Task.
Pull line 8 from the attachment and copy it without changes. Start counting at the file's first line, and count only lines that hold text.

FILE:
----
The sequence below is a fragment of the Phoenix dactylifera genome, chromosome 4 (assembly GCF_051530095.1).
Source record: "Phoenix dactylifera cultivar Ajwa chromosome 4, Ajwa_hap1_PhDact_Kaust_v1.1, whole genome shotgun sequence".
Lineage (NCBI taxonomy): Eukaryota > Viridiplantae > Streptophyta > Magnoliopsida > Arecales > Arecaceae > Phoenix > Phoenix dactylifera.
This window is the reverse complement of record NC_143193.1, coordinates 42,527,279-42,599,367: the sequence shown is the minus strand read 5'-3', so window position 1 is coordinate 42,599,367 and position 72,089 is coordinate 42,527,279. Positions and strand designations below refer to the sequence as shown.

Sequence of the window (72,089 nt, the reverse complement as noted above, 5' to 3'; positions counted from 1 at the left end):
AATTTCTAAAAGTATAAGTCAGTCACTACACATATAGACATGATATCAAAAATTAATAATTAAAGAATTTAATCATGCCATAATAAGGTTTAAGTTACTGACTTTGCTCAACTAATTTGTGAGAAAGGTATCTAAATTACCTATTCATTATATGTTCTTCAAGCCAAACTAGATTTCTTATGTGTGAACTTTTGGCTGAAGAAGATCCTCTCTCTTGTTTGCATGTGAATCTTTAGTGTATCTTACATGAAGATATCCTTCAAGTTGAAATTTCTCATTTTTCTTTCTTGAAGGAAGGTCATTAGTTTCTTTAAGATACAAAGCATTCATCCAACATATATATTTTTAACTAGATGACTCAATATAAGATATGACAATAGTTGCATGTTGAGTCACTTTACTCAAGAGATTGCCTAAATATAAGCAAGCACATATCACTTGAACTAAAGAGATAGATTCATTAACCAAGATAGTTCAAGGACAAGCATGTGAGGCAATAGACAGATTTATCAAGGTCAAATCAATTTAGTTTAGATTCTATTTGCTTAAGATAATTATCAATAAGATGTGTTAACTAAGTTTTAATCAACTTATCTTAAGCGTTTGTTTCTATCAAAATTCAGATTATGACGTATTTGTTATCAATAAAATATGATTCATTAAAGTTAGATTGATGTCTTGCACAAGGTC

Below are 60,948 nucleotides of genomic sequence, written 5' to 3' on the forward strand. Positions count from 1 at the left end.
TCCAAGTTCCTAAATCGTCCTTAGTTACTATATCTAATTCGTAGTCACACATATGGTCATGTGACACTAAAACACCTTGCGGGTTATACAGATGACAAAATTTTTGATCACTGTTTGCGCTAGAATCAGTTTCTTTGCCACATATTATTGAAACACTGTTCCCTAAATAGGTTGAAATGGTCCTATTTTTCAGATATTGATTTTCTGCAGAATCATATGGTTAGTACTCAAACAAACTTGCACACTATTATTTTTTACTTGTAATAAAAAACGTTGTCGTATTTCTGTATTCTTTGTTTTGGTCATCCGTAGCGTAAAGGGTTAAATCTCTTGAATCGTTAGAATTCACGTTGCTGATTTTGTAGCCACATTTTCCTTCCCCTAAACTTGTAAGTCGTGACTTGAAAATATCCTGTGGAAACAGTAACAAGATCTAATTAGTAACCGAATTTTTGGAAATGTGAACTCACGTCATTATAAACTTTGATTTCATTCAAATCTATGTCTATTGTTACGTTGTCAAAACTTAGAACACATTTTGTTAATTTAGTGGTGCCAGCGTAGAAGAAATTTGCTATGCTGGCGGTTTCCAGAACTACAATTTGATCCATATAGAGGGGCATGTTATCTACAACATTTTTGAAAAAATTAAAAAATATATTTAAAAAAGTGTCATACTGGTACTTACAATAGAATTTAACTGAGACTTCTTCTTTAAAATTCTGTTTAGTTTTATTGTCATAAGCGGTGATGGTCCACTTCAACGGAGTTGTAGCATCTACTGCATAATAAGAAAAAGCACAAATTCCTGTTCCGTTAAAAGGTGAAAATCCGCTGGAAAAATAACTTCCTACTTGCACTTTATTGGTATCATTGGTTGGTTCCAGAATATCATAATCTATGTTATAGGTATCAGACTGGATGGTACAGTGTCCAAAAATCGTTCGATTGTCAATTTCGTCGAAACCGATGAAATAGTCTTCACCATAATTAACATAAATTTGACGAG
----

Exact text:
TCCAAGTTCCTAAATCGTCCTTAGTTACTATATCTAATTCGTAGTCACACATATGGTCATGTGACACTAAAACACCTTGCGGGTTATACAGATGACAAAATTTTTGATCACTGTTTGCGCTAGAATCAGTTTCTTTGCCACATATTATTGAAACACTGTTCCCTAAATAGGTTGAAATGGTCCTATTTTTCAGATATTGATTTTCTGCAGAATCATATGGTTAGTACTCAAACAAACTTGCACACTATTATTTTTTACTTGTAATAAAAAACGTTGTCGTATTTCTGTATTCTTTGTTTTGGTCATCCGTAGCGTAAAGGGTTAAATCTCTTGAATCGTTAGAATTCACGTTGCTGATTTTGTAGCCACATTTTCCTTCCCCTAAACTTGTAAGTCGTGACTTGAAAATATCCTGTGGAAACAGTAACAAGATCTAATTAGTAACCGAATTTTTGGAAATGTGAACTCACGTCATTATAAACTTTGATTTCATTCAAATCTATGTCTATTGTTACGTTGTCAAAACTTAGAACACATTTTGTTAATTTAGTGGTGCCAGCGTAGAAGAAATTTGCTATGCTGGCGGTTTCCAGAACTACAATTTGATCCATATAGAGGGGCATGTTATCTACAACATTTTTGAAAAAATTAAAAAATATATTTAAAAAAGTGTCATACTGGTACTTACAATAGAATTTAACTGAGACTTCTTCTTTAAAATTCTGTTTAGTTTTATTGTCATAAGCGGTGATGGTCCACTTCAACGGAGTTGTAGCATCTACTGCATAATAAGAAAAAGCACAAATTCCTGTTCCGTTAAAAGGTGAAAATCCGCTGGAAAAATAACTTCCTACTTGCACTTTATTGGTATCATTGGTTGGTTCCAGAATATCATAATCTATGTTATAGGTATCAGACTGGATGGTACAGTGTCCAAAAATCGTTCGATTGTCAATTTCGTCGAAACCGATGAAATAGTCTTCACCATAATTAACATAAATTTGACGAG